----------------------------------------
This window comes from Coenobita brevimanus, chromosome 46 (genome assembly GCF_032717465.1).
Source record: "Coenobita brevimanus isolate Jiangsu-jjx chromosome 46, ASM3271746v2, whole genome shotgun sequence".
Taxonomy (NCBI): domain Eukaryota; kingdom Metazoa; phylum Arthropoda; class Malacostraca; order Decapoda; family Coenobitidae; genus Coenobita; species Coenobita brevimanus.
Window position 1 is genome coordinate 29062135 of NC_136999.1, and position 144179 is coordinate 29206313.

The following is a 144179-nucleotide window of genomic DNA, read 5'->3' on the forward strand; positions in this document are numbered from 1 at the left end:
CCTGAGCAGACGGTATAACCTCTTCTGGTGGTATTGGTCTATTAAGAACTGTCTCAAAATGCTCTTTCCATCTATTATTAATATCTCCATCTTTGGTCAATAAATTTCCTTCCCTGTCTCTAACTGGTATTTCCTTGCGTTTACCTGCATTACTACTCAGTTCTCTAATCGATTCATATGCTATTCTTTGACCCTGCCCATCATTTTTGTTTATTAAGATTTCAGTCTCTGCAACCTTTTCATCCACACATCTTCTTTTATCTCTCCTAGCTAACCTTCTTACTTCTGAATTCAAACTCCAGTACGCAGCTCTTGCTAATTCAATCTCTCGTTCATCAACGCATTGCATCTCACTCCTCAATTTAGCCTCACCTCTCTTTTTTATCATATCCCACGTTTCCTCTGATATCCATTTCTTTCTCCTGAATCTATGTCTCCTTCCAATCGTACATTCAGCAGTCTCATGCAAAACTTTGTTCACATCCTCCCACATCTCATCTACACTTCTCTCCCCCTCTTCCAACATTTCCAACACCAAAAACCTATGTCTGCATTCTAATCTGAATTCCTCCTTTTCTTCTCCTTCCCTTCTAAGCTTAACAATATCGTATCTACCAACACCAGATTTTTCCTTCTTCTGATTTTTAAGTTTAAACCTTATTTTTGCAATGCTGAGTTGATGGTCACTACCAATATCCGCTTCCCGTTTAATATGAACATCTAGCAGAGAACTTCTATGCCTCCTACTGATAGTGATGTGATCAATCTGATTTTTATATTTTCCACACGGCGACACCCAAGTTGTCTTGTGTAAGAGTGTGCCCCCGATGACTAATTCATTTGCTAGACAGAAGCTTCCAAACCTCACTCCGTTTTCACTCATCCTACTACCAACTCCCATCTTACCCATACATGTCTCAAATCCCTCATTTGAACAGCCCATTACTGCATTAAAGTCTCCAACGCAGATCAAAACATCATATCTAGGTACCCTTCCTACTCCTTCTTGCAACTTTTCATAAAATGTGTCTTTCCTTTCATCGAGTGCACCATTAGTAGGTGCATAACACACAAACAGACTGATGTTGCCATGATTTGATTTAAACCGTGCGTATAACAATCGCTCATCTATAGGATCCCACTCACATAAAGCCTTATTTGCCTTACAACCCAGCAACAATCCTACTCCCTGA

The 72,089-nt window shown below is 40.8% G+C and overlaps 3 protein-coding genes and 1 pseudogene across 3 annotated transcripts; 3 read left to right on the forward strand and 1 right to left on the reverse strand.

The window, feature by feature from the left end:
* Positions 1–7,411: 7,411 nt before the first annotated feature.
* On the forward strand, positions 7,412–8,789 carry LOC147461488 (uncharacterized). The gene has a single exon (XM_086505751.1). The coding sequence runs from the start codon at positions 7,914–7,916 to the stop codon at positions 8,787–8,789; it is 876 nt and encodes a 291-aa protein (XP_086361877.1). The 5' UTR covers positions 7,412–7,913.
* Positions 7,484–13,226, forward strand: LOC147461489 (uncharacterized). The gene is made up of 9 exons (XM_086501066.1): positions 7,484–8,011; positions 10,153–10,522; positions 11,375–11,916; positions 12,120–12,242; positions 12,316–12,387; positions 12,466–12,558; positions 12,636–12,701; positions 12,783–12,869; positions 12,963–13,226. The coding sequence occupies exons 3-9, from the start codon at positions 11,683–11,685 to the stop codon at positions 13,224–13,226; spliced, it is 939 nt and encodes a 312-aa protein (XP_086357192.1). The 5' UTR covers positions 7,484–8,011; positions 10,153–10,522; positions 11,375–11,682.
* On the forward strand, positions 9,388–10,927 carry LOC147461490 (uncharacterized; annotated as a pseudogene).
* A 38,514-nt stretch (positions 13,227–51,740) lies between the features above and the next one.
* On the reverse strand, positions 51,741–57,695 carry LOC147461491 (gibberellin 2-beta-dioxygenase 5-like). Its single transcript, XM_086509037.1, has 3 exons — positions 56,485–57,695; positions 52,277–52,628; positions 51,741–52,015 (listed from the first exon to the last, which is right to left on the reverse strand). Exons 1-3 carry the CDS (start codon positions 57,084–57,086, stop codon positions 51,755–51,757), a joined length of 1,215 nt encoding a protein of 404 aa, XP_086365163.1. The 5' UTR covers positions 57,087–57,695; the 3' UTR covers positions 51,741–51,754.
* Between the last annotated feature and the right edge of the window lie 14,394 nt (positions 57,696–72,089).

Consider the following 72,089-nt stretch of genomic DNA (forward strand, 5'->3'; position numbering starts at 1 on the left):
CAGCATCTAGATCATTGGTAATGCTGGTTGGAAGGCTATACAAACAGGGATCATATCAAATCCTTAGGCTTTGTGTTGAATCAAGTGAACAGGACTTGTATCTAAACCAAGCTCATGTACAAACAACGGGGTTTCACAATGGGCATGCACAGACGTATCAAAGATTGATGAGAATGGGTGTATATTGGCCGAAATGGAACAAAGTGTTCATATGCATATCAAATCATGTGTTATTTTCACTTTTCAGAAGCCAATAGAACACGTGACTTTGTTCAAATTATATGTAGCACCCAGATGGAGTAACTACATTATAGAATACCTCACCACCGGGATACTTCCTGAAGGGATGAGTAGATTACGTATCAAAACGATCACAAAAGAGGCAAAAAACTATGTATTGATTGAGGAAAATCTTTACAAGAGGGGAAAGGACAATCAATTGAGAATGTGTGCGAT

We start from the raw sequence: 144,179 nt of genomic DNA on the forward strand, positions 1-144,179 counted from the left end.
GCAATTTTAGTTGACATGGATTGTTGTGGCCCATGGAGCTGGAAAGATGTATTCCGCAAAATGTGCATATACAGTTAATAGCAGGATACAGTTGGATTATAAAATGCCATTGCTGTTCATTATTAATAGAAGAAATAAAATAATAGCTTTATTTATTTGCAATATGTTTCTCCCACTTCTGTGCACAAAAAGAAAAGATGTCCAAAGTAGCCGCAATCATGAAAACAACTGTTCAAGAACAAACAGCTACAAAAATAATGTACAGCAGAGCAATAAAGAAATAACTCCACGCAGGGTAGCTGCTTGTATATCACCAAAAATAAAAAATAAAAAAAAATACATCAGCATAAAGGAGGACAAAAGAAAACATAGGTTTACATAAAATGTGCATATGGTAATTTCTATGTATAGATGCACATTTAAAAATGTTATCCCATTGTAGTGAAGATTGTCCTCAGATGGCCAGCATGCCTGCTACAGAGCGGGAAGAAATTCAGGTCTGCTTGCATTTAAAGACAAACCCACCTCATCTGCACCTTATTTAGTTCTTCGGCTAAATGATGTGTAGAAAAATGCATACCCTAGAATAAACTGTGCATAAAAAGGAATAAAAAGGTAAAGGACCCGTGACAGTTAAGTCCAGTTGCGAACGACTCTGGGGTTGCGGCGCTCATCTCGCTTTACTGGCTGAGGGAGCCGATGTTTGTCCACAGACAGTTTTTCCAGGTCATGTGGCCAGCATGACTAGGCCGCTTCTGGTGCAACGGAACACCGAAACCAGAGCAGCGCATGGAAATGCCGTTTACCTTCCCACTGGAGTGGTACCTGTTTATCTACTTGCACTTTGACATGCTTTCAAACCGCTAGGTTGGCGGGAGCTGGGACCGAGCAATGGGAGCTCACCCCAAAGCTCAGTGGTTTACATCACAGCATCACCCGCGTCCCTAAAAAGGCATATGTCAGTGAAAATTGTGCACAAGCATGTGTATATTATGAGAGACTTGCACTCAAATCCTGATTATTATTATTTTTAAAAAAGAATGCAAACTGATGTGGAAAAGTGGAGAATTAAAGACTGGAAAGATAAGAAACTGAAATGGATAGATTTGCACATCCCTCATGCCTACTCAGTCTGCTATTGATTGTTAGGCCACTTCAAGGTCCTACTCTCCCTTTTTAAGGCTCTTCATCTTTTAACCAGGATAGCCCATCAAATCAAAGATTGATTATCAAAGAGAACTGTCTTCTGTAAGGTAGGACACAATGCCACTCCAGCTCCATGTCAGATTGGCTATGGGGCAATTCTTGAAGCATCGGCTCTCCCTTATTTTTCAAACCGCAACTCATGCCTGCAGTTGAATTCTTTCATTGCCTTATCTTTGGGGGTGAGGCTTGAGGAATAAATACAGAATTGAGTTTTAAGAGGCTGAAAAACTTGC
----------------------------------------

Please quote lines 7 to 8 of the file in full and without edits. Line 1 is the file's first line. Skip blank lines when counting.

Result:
The 72,089-nt window shown below is 40.8% G+C and overlaps 3 protein-coding genes and 1 pseudogene across 3 annotated transcripts; 3 read left to right on the forward strand and 1 right to left on the reverse strand.

The window, feature by feature from the left end: